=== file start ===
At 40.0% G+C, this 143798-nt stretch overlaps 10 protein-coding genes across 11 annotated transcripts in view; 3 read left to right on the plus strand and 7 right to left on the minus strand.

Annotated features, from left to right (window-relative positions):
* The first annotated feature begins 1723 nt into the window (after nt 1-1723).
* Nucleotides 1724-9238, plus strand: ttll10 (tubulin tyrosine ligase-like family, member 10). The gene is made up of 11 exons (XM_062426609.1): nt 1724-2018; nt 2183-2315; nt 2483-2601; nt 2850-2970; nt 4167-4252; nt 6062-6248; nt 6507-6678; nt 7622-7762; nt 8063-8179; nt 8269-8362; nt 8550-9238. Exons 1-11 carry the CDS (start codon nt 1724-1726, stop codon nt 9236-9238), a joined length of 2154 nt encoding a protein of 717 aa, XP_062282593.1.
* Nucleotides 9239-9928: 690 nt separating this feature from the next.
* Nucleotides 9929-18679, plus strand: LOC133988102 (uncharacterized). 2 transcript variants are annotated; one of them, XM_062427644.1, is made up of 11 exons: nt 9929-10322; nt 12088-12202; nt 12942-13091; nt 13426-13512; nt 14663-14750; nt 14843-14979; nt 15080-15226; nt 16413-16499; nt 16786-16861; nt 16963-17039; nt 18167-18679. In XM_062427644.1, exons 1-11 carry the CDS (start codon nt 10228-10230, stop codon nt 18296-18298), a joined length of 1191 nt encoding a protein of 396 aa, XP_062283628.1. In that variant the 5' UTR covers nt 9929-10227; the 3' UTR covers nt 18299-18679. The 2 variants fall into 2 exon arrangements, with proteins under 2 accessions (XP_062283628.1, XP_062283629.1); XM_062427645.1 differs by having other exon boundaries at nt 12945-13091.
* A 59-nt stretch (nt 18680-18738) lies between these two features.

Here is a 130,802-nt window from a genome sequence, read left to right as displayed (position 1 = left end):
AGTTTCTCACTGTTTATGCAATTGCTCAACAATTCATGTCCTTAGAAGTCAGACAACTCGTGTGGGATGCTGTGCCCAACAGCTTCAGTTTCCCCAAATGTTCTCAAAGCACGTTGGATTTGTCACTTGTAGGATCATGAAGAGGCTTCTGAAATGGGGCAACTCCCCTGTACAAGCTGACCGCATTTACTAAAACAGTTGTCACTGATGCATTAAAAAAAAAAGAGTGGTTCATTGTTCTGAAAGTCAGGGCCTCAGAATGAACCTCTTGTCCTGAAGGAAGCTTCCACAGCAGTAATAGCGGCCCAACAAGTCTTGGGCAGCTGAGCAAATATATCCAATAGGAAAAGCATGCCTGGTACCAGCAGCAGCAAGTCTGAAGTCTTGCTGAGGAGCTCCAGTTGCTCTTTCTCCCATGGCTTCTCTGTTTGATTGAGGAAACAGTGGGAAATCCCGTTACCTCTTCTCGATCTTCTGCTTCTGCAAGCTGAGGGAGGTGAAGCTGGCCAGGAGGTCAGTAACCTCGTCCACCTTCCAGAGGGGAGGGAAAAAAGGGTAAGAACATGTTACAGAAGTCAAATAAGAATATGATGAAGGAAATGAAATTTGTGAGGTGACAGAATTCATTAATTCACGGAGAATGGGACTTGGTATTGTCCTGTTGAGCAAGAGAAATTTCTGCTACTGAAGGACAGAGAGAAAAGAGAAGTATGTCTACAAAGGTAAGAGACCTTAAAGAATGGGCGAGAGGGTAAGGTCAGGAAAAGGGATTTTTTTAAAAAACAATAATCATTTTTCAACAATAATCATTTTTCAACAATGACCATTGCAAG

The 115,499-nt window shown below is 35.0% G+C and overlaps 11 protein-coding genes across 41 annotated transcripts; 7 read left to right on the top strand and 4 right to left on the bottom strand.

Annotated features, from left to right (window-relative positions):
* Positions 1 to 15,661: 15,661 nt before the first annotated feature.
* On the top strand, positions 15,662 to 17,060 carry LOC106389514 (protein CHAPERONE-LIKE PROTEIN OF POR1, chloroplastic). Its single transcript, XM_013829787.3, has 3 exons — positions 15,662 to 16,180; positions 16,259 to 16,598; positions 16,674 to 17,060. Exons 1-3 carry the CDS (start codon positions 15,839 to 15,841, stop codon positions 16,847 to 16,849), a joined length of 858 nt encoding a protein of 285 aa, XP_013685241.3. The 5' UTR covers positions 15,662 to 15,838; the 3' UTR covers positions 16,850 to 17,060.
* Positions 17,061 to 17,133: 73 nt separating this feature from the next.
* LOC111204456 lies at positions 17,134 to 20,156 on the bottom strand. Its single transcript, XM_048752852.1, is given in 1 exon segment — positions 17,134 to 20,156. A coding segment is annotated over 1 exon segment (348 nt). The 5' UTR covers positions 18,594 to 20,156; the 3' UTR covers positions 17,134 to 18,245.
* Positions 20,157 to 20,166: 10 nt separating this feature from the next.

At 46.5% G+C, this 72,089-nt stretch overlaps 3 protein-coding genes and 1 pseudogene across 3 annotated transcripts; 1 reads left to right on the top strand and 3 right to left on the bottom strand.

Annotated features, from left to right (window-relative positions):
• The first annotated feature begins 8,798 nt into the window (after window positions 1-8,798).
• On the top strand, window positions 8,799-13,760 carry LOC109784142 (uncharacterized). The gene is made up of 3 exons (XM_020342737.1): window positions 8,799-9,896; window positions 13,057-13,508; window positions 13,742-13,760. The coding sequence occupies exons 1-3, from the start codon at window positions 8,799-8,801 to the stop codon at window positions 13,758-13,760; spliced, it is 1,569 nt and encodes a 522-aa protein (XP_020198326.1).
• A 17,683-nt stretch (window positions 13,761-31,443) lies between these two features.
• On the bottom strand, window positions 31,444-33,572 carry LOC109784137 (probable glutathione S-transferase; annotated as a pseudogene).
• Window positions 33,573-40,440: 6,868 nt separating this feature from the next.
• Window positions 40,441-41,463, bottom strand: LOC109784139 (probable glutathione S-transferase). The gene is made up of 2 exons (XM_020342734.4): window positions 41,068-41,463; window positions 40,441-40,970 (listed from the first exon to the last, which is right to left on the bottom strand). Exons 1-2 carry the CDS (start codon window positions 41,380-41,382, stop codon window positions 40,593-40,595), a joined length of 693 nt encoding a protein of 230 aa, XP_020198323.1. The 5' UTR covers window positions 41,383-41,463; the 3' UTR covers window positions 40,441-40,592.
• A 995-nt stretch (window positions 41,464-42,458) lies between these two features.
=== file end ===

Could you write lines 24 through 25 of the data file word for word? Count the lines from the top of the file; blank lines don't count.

• Window positions 40,441-41,463, bottom strand: LOC109784139 (probable glutathione S-transferase). The gene is made up of 2 exons (XM_020342734.4): window positions 41,068-41,463; window positions 40,441-40,970 (listed from the first exon to the last, which is right to left on the bottom strand). Exons 1-2 carry the CDS (start codon window positions 41,380-41,382, stop codon window positions 40,593-40,595), a joined length of 693 nt encoding a protein of 230 aa, XP_020198323.1. The 5' UTR covers window positions 41,383-41,463; the 3' UTR covers window positions 40,441-40,592.
• A 995-nt stretch (window positions 41,464-42,458) lies between these two features.